Auditory and visual attention to rhythmic environmental stimuli can be thought of as involving periods of maximal and minimal attention such that the distribution of attention is entrained to the rhythm of the environmental input. We examined how entraining auditory attention to a rhythm affects the allocation of visual attention. In Experiments 1 and 2, subjects moved their eyes to a dot whose onset was either in synch or out of synch with an entrained auditory rhythm. Saccade latency was fastest for the in-synch condition, indicating that entraining auditory attention similarly entrains visual attention such that both are maximized concurrently. Experiment 3 tested the effect of auditory entrainment on visual attention in a temporally independent manner by having subjects perform a gap judgment task. Judgments were most accurate when the onset of the square was in-synch with the preceding auditory rhythm, replicating the effect observed in Experiments 1 and 2.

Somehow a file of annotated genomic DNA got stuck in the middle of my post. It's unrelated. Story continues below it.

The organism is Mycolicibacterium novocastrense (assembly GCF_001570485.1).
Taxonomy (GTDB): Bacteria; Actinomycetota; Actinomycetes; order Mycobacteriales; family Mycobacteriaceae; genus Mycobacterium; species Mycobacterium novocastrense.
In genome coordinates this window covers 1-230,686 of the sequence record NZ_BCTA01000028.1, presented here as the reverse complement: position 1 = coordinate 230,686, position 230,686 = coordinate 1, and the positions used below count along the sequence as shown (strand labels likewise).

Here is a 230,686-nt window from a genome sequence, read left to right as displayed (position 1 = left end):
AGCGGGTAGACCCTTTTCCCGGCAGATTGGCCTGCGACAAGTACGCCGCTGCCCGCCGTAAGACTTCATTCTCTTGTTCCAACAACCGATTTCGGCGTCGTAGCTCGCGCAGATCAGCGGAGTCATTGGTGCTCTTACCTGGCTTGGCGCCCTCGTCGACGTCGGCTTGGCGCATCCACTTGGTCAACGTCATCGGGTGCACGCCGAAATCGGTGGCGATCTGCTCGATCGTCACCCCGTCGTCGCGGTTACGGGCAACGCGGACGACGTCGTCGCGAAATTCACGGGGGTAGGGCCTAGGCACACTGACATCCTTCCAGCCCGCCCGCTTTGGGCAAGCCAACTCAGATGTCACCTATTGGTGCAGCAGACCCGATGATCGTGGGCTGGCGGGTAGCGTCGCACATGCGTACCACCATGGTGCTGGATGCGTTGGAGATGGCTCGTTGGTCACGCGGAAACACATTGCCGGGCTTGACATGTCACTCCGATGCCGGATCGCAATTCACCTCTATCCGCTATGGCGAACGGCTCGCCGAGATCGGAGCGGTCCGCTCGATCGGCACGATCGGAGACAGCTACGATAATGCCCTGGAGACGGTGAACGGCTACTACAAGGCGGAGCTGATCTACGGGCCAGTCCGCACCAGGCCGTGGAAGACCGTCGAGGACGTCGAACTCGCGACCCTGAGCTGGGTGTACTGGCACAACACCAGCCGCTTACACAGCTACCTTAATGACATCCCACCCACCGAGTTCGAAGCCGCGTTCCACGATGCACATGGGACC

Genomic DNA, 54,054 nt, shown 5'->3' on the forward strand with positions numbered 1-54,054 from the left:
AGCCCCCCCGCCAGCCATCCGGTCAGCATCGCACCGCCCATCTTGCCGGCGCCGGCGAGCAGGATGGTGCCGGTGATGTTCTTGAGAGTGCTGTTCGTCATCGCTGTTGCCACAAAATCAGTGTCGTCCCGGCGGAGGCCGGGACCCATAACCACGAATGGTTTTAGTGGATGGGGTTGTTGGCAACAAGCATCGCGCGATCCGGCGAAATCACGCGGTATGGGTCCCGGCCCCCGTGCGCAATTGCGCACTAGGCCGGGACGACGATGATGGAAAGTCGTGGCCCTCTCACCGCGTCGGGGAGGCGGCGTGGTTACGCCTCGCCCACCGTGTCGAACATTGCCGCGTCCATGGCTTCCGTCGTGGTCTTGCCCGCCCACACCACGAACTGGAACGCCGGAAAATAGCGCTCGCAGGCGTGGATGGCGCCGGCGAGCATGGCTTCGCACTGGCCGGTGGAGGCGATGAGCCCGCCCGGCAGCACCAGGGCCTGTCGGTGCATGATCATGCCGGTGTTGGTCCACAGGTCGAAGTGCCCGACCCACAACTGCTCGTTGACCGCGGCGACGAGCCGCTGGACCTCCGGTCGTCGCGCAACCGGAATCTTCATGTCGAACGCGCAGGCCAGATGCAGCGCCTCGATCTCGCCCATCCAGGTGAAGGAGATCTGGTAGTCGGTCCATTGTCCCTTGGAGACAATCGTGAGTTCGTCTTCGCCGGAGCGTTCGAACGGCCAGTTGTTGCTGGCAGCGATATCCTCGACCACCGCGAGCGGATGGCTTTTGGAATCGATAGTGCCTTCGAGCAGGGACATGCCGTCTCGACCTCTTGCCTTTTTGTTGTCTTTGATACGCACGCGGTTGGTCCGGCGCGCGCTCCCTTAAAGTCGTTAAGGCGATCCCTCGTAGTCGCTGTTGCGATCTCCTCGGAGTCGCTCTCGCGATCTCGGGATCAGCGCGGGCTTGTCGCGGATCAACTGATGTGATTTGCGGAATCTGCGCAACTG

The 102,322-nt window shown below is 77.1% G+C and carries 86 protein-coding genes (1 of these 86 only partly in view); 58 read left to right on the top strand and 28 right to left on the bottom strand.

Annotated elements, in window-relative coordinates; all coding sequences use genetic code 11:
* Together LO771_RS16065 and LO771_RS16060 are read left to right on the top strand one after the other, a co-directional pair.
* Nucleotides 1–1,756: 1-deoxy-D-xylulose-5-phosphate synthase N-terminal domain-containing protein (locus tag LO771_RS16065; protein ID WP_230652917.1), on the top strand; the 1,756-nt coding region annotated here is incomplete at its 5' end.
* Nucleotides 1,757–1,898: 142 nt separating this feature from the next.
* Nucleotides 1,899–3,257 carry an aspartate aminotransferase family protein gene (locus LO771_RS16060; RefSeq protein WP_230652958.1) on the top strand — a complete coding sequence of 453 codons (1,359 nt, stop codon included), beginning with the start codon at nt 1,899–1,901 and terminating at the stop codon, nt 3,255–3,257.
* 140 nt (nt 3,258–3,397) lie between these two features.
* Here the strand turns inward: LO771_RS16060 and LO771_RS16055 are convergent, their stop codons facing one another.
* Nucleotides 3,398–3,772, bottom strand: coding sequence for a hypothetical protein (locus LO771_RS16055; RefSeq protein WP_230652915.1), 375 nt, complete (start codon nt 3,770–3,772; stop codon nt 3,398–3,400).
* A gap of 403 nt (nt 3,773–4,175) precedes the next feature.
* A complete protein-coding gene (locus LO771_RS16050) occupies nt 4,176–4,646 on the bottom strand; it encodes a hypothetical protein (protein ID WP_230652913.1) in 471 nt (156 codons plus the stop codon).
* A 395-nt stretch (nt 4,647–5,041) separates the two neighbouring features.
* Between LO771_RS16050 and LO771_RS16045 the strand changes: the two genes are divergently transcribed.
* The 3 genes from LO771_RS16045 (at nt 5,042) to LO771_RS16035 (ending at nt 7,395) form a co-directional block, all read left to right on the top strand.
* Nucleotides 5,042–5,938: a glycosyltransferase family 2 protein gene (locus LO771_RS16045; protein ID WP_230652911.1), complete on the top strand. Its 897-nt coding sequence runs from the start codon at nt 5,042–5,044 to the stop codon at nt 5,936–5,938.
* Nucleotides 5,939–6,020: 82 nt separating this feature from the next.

|Author||Jared Edward Miller|
|Contributor||James Brockmole, Committee Member|
|Contributor||Bradley Gibson, Committee Member|
|Contributor||Laura Carlson, Committee Chair|
|Degree Level||Master's Thesis|
|Departments and Units|